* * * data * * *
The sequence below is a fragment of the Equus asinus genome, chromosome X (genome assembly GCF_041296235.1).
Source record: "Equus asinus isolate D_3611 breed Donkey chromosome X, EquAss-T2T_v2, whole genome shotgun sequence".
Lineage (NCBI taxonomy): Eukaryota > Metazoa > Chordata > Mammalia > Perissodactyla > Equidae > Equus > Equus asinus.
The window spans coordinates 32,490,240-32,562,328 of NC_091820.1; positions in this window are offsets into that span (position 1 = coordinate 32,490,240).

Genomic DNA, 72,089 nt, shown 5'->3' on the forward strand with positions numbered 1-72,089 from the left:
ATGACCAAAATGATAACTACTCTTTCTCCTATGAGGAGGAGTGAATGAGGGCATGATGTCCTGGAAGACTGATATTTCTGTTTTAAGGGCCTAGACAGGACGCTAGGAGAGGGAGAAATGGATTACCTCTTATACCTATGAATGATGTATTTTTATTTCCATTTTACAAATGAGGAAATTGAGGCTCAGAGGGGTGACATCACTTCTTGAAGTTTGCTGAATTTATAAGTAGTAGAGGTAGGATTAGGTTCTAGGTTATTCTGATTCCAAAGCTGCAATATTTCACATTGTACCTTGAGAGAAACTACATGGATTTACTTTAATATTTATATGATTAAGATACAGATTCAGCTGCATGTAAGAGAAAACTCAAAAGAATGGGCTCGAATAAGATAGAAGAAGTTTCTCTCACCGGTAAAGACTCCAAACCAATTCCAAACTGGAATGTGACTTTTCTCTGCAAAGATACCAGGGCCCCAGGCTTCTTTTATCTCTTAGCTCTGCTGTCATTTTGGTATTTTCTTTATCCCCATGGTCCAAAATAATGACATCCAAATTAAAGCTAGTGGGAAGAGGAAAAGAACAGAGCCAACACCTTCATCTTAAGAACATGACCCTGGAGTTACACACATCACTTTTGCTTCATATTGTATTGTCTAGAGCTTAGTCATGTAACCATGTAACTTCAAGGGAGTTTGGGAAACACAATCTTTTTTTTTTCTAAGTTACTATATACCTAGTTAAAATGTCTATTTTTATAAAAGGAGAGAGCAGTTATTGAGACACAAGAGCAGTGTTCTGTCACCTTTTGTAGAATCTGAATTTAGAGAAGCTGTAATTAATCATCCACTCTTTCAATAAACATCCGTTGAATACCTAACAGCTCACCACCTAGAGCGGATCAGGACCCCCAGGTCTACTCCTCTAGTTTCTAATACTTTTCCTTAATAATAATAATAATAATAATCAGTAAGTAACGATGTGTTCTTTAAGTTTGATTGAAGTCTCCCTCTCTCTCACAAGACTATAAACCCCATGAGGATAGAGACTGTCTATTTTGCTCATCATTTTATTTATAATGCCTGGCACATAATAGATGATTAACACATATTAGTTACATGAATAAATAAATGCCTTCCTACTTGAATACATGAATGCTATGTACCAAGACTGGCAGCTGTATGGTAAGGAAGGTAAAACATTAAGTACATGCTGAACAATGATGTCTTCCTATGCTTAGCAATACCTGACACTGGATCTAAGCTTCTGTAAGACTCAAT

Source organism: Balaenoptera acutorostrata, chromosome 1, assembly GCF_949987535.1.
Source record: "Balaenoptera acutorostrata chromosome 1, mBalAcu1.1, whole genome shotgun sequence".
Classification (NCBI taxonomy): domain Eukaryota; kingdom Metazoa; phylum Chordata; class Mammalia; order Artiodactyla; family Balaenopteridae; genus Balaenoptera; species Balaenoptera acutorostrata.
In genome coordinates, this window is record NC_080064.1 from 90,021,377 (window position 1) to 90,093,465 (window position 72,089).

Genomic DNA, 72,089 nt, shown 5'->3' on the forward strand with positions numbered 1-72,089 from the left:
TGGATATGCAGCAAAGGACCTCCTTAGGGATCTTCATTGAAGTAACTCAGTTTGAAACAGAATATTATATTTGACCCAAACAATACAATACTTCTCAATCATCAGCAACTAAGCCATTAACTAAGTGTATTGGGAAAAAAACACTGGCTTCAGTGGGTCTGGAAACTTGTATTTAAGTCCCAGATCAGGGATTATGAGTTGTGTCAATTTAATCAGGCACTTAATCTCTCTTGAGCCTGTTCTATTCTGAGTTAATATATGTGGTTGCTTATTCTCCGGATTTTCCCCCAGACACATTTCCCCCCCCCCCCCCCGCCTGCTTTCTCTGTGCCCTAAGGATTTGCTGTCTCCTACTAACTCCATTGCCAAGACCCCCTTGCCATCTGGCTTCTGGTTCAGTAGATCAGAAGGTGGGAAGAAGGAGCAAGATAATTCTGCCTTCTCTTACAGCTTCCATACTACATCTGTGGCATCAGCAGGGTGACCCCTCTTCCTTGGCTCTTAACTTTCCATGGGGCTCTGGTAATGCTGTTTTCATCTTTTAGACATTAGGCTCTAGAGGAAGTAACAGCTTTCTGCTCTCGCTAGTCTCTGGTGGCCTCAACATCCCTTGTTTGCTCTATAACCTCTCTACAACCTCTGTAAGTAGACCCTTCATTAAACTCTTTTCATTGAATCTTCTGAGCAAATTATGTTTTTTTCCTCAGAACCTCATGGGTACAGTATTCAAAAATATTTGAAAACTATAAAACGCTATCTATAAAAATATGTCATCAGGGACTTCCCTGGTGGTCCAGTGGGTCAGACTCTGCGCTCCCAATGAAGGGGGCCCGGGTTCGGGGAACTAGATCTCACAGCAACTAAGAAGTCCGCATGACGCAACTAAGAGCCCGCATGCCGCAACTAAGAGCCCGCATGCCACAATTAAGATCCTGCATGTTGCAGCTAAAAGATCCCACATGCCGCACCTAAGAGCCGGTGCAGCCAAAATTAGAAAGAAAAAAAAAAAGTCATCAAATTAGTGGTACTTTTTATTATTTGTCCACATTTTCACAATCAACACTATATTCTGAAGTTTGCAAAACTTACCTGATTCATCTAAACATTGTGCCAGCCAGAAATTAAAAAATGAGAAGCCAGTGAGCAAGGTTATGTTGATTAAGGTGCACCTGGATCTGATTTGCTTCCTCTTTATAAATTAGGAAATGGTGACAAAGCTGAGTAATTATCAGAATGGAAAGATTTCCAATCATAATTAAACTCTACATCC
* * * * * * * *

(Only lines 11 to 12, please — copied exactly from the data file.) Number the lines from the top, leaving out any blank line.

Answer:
Genomic DNA, 72,089 nt, shown 5'->3' on the forward strand with positions numbered 1-72,089 from the left:
TGGATATGCAGCAAAGGACCTCCTTAGGGATCTTCATTGAAGTAACTCAGTTTGAAACAGAATATTATATTTGACCCAAACAATACAATACTTCTCAATCATCAGCAACTAAGCCATTAACTAAGTGTATTGGGAAAAAAACACTGGCTTCAGTGGGTCTGGAAACTTGTATTTAAGTCCCAGATCAGGGATTATGAGTTGTGTCAATTTAATCAGGCACTTAATCTCTCTTGAGCCTGTTCTATTCTGAGTTAATATATGTGGTTGCTTATTCTCCGGATTTTCCCCCAGACACATTTCCCCCCCCCCCCCCCGCCTGCTTTCTCTGTGCCCTAAGGATTTGCTGTCTCCTACTAACTCCATTGCCAAGACCCCCTTGCCATCTGGCTTCTGGTTCAGTAGATCAGAAGGTGGGAAGAAGGAGCAAGATAATTCTGCCTTCTCTTACAGCTTCCATACTACATCTGTGGCATCAGCAGGGTGACCCCTCTTCCTTGGCTCTTAACTTTCCATGGGGCTCTGGTAATGCTGTTTTCATCTTTTAGACATTAGGCTCTAGAGGAAGTAACAGCTTTCTGCTCTCGCTAGTCTCTGGTGGCCTCAACATCCCTTGTTTGCTCTATAACCTCTCTACAACCTCTGTAAGTAGACCCTTCATTAAACTCTTTTCATTGAATCTTCTGAGCAAATTATGTTTTTTTCCTCAGAACCTCATGGGTACAGTATTCAAAAATATTTGAAAACTATAAAACGCTATCTATAAAAATATGTCATCAGGGACTTCCCTGGTGGTCCAGTGGGTCAGACTCTGCGCTCCCAATGAAGGGGGCCCGGGTTCGGGGAACTAGATCTCACAGCAACTAAGAAGTCCGCATGACGCAACTAAGAGCCCGCATGCCGCAACTAAGAGCCCGCATGCCACAATTAAGATCCTGCATGTTGCAGCTAAAAGATCCCACATGCCGCACCTAAGAGCCGGTGCAGCCAAAATTAGAAAGAAAAAAAAAAAGTCATCAAATTAGTGGTACTTTTTATTATTTGTCCACATTTTCACAATCAACACTATATTCTGAAGTTTGCAAAACTTACCTGATTCATCTAAACATTGTGCCAGCCAGAAATTAAAAAATGAGAAGCCAGTGAGCAAGGTTATGTTGATTAAGGTGCACCTGGATCTGATTTGCTTCCTCTTTATAAATTAGGAAATGGTGACAAAGCTGAGTAATTATCAGAATGGAAAGATTTCCAATCATAATTAAACTCTACATCC